17 Understanding Motivation How does this impact our intervention?(Asperger’s): Soft referral to ADA, social skills training, counseling, accommodations(Bullied): Counseling support, awareness of teasing in classroom, connect to support clubs, organizations(Introverted): Create opportunities for success, encourage positive social connection(Self-centered): Firmer limit setting and setting expectations
18 Understanding Motivation How doesn’t this impact our intervention?Conversation with student still neededFeedback needs to be providedA plan of action and resources to promote success need to be offeredArticulation of consequences of non-compliance still need to be communicated
19 Customer Service Susan Once a semester, Susan calls the financial aid office looking for answers about financial aid. Her phone messages and demeanor are rambling, and the staff rarely understand her.Only one staff member seems to be able to effectively redirect her. The others find her behavior odd and refuse to deal with her.When Susan can’t resolve her issues, her mother gets involved. Susan’s mother is even more difficult to deal with, as she tends to escalate the situation.
20 Customer Service As the office staff, what bothers you most? Annoyed that this seems to happen every semesterFrustrated to deal with both Susan and her momFrustrated that only one person is able to redirect her/assist herAnnoyed that Susan is still in schoolAggravated that Susan doesn’t takeresponsibility for her own behavior
21 Customer Service What are the basic tenets of customer service? Make an attempt to understand the reasons behind the concerning behavior.Seek to be educational in conversationsOffer kindness and respectTreat student how you want to be treated in a similar situationHelp the student solve theproblems or get information
22 Customer Service What are some limitations? While it can be challenging and difficult to have these conversations, it is important to set limits with students if their behavior is of concernCustomer service in higher education does not translate to “the customer is always right.” You have rights in the workplace, and your campus has processes for addressing certain thingsEverything we do has a developmentally focused educational component
23 Customer Service Narrative Therapy: Reframing Narrative therapy introduces the concepts of helping students see their stories from a different perspectiveThe story doesn’t change, but how they think about it is shifted
24 Customer Service Narrative Therapy: Reframing A student comes back to school later in life and struggles with his workload and computer skills. He doesn’t think he has the skills to make it.Many don’t have the courage to complete school later in life. With a little extra work, they can be successful.
25 Customer ServiceHelping students understand failure, difficulty and challenge as part of their journey in college is essentialToo often, students see failure as final and a sign of weakness, rather than a lessonJ.K. Rowling said at a Harvard 2008 commencement address, “It is impossible to live without failing at something."
27 Customer Service Encourage students to not dwell on failure See challenges as something to learn fromBe connected to those who support positive choices, not negative onesExpect challenges to occur; perfection isn’t a goalTalk to parents and others about past failuresAssess where the student’senergy is going; focus on successesand build from those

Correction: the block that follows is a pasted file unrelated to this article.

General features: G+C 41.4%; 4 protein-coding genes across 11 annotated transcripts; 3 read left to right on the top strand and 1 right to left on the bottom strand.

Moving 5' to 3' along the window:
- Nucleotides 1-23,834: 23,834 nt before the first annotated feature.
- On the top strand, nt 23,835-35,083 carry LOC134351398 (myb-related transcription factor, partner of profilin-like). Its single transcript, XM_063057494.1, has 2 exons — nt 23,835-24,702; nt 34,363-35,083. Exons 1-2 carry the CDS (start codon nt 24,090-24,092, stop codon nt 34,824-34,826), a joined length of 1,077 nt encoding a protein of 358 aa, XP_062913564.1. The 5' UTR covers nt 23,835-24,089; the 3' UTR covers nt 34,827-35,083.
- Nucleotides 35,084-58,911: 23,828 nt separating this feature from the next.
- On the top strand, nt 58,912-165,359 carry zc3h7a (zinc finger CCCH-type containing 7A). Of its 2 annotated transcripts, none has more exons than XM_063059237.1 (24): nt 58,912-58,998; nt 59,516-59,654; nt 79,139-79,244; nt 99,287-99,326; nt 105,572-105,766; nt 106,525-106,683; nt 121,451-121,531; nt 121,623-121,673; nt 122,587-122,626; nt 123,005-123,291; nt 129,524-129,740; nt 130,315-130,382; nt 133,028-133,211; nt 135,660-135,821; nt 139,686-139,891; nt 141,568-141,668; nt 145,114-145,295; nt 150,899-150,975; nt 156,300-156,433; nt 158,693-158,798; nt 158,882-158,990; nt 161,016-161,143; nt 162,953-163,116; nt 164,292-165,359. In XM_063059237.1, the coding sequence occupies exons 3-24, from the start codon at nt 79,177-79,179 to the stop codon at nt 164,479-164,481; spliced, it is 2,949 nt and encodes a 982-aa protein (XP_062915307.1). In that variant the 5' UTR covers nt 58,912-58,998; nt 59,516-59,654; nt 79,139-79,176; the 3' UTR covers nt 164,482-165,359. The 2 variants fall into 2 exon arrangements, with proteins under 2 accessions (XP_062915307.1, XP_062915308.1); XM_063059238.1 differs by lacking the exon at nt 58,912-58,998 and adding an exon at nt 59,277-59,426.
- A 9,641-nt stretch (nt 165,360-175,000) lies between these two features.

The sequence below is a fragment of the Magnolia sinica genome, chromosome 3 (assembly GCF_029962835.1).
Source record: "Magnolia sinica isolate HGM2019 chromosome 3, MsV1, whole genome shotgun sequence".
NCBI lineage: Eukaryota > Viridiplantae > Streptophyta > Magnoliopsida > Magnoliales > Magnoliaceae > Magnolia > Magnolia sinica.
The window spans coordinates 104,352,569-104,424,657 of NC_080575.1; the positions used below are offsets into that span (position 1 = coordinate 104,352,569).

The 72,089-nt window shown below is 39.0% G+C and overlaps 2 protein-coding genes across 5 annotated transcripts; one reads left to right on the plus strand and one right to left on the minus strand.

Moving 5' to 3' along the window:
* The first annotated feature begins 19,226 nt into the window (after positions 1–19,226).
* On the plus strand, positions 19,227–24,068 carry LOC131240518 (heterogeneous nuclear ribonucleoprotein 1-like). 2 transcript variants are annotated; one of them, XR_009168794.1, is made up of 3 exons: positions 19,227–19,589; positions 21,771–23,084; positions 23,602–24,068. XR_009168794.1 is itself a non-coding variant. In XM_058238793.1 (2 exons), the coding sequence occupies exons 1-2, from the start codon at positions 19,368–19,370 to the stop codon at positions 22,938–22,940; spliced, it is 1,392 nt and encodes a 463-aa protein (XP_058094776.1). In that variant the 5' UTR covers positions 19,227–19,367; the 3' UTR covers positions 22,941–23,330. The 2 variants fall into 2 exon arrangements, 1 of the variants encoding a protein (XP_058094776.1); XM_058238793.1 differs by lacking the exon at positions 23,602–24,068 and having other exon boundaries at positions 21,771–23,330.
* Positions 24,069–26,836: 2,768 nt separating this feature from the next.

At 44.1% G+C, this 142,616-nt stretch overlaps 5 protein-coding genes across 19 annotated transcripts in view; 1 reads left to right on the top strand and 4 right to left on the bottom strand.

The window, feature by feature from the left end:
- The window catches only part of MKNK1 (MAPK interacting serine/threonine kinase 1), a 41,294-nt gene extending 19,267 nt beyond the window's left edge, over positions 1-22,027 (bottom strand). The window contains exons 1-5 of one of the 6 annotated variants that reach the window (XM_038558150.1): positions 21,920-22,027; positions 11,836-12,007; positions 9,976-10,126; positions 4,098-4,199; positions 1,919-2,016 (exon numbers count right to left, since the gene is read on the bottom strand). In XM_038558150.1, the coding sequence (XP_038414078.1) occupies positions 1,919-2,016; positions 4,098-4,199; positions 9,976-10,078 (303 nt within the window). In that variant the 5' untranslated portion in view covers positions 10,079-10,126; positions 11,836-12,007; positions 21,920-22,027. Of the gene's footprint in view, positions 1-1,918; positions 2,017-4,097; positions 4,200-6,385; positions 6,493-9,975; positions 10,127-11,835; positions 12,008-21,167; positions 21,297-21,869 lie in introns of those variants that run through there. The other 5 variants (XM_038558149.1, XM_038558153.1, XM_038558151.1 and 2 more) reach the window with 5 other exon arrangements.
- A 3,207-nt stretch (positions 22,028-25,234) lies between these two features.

28 Caring Limit Setting Jonathan Jonathan comes to the Dean of Students’ office on a daily basis. After he had an issue that he received help with, he finds that the office staff are helpful and supportive.Jonathan doesn’t have a lot of friends and feels like the Dean of Students’ staff listen to him. He often spends 45 minutes at a time talking to the reception staff. He makes appointments with the Dean every few days and doesn’t usually have much substance to discuss, at least according to the Dean.No one wants to hurt his feelings, but they are frustrated.Teachable moments
29 Caring Limit Setting What bothers you most? Jonathan is nice, but annoyingHaving to be the bad guy“Clingy” studentsDiscomfort about approaching the conversationNot sure what you can do because you don’t want to refer to conductTeachable moments
30 Caring Limit Setting Why is limit setting important? People rise to the level of your expectationsIf you are a teacher, remember the student usually has several teachers in a given semesterWe all have different pet peeves – if a student doesn’t know what yours are, he/she can’t avoid themYou will sleep betterIf a student doesn’t know what he/she is doing wrong, the behavior won’t change
31 Caring Limit Setting How to set limits well Establish rapport using your strengthsBe real in your approach, not on a pedestalAlign yourself with the student, articulating why you care and how this conversation promotes successDescribe the behavior – use specific examplesDescribe the impacts of the behaviorListen to the student’s perspective and motivation
32 Caring Limit Setting How to set limits well Describe what appropriate behavior looks likeOffer resources and ways you can be supportiveDiscuss a plan of actionDescribe consequences for non-complianceSummarize the conversationFollow up in writing
33 Creative Problem Solving DinoDino is late to almost every class. He explains he has trouble getting up because he works the late shift at the factory and tries to sleep before class.Dino shares with the professor he is struggling to keep up with the technology in class like checking , sending in papers as an attachment and using cut and past on the online discussion forum.Dino shares, “I was promised the school would work with me on these kind of things. I’m not some 18 year old kid who lives on Facebook. I have a family to keep up with and a job. I need a little understanding and some help.”documentation